The Kindergarten Center’s New Reading Curricula


Madeleine Malinka

These Sounds-Write decodable books are a part of the Lynbrook District’s new approach to teaching grammar and reading comprehension.

“This is the noows.” My little brother, who is learning how to write, sat down day after day for about two weeks and wrote several “volumes” of his own little newspaper. While the project was very creative, what was almost more notable was his creativity of spelling and how he undauntedly (and voluntarily) took on the feat of making a newspaper when he had yet to learn the correct spellings of many words.

Last school year, two new programs were implemented at the Lynbrook Kindergarten Center (KC) to teach the young students how to read and write. The kindergarten Class of 2035 is the second in Lynbrook to learn using Itchy’s Alphabet and Sounds-Write, separate programs that use specific approaches to introduce the alphabet and words to young students.  

Sounds-Write’s Founder and Co-author, John Walker, visited Lynbrook and explained that his reason for creating the program was because during his time as a teacher, he noticed the alarming number of children who moved forward in their schooling without being entirely literate. “It was quite clear that they needed something that was more effective,” he said. “In a world which demands people to become ever more literate, then you’re severely handicapped if you haven’t managed to do that. When you think about everyday life, we need it all the time, and particularly in an age when you’re looking at computers, you’re looking at phones, you’re receiving all this information, you need to be able to read quickly and efficiently as well.”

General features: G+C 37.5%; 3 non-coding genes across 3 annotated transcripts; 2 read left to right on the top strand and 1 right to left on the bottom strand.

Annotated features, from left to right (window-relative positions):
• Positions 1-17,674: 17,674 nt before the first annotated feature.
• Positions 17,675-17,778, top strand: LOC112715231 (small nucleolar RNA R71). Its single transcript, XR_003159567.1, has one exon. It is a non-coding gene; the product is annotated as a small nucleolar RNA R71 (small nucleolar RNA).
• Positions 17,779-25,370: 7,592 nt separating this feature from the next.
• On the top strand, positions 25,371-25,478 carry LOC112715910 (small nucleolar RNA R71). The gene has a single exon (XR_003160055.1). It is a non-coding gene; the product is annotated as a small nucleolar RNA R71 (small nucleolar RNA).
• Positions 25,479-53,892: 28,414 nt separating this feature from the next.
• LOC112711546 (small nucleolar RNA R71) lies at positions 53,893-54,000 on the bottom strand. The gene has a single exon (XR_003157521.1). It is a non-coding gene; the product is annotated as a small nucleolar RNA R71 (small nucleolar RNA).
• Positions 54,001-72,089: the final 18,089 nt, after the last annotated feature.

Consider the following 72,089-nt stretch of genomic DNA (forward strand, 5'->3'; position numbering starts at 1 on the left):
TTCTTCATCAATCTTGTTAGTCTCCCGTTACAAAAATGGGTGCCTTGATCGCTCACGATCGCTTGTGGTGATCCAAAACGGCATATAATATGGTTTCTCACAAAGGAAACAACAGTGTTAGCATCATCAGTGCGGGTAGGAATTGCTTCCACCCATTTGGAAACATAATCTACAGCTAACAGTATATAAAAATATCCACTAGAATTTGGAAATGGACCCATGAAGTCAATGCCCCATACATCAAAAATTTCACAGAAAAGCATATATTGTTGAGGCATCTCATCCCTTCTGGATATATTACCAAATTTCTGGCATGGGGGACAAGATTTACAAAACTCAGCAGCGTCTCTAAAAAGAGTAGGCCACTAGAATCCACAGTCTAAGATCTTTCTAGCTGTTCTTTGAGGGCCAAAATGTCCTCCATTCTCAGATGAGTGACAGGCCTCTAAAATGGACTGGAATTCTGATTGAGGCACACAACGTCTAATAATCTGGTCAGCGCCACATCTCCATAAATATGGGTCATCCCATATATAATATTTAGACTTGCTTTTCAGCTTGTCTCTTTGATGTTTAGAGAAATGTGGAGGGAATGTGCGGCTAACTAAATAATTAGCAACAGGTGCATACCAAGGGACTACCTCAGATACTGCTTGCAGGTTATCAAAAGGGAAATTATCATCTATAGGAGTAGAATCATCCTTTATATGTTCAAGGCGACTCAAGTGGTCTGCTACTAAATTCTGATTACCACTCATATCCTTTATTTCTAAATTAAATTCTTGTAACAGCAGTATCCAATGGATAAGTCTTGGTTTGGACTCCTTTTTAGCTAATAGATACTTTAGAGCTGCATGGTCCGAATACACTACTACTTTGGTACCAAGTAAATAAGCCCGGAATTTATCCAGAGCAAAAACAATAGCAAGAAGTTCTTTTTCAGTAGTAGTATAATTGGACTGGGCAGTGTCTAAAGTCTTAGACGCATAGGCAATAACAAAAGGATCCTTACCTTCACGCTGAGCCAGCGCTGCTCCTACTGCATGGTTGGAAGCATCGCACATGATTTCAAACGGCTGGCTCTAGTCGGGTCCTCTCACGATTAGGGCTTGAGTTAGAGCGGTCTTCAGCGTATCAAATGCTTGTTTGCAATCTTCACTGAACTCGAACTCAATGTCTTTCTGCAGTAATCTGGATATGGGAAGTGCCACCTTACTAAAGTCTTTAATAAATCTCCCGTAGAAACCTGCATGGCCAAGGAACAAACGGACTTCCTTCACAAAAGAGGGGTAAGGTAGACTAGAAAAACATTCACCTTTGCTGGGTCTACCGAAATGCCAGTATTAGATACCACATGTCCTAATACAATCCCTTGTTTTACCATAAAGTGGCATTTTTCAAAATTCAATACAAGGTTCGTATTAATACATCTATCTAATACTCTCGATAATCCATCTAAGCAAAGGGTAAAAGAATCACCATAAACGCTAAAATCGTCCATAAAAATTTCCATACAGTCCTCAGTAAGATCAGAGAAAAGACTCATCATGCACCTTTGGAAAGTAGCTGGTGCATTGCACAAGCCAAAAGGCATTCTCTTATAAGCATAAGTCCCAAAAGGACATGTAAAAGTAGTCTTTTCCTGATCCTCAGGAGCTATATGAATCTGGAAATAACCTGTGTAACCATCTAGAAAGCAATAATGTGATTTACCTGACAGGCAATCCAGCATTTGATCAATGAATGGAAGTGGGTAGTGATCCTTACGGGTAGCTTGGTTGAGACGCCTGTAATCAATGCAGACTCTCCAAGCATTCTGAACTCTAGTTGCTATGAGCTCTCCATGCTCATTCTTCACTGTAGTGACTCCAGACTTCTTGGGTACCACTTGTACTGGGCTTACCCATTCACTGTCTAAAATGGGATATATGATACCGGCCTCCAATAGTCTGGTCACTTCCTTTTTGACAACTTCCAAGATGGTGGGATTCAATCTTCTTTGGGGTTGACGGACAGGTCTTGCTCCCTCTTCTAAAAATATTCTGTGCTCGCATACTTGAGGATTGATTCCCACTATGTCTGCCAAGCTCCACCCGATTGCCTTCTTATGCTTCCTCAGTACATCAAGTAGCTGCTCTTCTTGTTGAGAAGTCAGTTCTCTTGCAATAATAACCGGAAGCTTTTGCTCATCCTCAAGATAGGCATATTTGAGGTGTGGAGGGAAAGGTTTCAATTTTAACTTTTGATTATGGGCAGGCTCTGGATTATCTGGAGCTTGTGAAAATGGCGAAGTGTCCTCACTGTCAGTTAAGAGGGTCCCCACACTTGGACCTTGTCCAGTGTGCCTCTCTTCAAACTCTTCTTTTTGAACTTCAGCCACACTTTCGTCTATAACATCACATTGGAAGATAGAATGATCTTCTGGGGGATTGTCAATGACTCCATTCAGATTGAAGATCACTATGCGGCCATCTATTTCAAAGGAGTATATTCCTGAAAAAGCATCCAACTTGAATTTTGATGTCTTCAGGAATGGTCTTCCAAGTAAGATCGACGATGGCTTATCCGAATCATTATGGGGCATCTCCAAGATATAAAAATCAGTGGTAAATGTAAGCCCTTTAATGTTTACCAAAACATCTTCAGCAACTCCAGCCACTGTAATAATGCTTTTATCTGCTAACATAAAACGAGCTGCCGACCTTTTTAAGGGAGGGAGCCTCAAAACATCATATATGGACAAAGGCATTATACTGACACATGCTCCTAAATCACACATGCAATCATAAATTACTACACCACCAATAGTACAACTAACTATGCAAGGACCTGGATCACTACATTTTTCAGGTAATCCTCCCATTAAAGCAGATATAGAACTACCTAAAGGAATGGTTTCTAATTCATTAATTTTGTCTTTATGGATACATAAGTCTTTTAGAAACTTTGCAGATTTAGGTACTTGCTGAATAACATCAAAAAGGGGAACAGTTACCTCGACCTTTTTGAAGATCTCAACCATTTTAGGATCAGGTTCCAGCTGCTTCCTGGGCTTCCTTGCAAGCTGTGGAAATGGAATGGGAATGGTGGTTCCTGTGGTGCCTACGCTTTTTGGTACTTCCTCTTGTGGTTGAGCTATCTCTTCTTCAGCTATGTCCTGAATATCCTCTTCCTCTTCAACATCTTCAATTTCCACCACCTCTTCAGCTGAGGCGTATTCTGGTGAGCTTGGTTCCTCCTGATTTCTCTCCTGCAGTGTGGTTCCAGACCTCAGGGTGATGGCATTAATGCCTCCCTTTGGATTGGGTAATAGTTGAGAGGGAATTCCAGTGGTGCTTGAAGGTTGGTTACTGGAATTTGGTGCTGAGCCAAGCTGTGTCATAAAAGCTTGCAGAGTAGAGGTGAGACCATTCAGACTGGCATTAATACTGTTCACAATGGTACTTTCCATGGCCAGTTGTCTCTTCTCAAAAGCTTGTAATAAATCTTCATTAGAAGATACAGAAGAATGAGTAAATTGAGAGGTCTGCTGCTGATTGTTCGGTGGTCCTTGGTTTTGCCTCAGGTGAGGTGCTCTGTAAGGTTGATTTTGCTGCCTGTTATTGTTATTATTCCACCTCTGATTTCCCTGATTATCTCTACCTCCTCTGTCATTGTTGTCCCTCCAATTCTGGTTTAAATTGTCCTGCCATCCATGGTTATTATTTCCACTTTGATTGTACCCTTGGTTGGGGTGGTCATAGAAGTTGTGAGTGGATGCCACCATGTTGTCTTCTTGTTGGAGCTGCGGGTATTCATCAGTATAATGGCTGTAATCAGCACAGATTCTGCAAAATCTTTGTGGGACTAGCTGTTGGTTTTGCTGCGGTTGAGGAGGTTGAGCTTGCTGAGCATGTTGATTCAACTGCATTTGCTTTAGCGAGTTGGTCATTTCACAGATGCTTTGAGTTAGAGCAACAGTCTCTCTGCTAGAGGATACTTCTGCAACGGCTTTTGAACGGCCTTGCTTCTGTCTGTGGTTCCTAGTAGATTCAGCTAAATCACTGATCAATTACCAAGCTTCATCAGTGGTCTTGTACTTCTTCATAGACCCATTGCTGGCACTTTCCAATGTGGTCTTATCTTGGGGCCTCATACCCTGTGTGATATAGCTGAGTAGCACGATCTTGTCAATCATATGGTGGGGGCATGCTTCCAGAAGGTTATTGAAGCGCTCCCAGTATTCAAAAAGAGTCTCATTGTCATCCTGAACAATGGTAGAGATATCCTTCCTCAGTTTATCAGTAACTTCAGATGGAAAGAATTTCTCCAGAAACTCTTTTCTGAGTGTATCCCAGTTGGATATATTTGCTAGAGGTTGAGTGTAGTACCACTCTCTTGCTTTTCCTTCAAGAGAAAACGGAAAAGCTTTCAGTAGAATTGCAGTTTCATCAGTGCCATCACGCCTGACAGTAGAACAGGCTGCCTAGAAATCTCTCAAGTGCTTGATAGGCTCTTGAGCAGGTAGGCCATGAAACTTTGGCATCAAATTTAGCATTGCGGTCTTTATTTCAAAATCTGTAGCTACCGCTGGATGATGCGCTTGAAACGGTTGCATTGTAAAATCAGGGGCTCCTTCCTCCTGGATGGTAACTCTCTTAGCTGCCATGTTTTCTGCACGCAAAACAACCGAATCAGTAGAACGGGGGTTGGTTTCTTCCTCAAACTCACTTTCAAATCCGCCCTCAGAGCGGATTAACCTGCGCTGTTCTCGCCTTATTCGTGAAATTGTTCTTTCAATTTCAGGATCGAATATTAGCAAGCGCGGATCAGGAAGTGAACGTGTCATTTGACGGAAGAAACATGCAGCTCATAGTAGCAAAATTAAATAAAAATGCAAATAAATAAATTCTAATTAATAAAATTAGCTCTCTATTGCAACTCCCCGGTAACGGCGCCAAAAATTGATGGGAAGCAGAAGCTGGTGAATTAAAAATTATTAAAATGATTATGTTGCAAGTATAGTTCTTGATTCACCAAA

It was quite clear that they needed something that was more effective…In a world which demands people to become ever more literate, then you’re severely handicapped if you haven’t managed to do that.

— John Walker, Sounds-Write’s founder and co-author

Walker related that one of Sounds-Write’s unique qualities is its focus on teaching the whole class, rather than splitting students into groups. “Very few people who teach phonics programs teach the whole class,” he explained. “Mostly, it’s taught in small groups, and very often in those small groups, there are going to be a couple of groups, or at least one group, that’s falling behind all the rest. And what the research evidence shows, if one group starts to fall behind, they never catch up…” Sounds-Write does give extra attention and help where needed, “but at the same time, they still take part in those main lessons, and they still take part with the other students, and they can benefit from the knowledge of the other students,” explained Walker. “We use the knowledge of the other students.”